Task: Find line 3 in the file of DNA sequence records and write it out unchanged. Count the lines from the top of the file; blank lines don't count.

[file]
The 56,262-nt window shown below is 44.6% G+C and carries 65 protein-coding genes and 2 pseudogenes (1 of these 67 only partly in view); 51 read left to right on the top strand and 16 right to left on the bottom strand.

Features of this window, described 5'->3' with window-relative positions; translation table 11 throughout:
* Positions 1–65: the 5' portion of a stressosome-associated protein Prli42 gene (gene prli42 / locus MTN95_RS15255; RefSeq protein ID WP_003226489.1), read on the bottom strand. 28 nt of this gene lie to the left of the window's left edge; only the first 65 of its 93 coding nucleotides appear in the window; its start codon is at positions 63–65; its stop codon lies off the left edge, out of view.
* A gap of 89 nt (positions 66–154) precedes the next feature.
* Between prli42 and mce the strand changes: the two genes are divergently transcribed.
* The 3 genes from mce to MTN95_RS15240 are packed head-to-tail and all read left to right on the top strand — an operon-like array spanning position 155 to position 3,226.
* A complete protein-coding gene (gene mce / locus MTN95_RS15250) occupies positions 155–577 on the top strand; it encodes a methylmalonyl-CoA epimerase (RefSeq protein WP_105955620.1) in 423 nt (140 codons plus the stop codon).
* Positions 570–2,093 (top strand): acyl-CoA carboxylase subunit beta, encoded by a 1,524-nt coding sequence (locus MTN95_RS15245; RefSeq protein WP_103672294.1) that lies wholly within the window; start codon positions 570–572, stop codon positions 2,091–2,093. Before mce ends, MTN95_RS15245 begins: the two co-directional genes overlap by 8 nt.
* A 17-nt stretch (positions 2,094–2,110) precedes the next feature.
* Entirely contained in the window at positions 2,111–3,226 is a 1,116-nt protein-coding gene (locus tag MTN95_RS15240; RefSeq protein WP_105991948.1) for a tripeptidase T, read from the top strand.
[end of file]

* Positions 1–65: the 5' portion of a stressosome-associated protein Prli42 gene (gene prli42 / locus MTN95_RS15255; RefSeq protein ID WP_003226489.1), read on the bottom strand. 28 nt of this gene lie to the left of the window's left edge; only the first 65 of its 93 coding nucleotides appear in the window; its start codon is at positions 63–65; its stop codon lies off the left edge, out of view.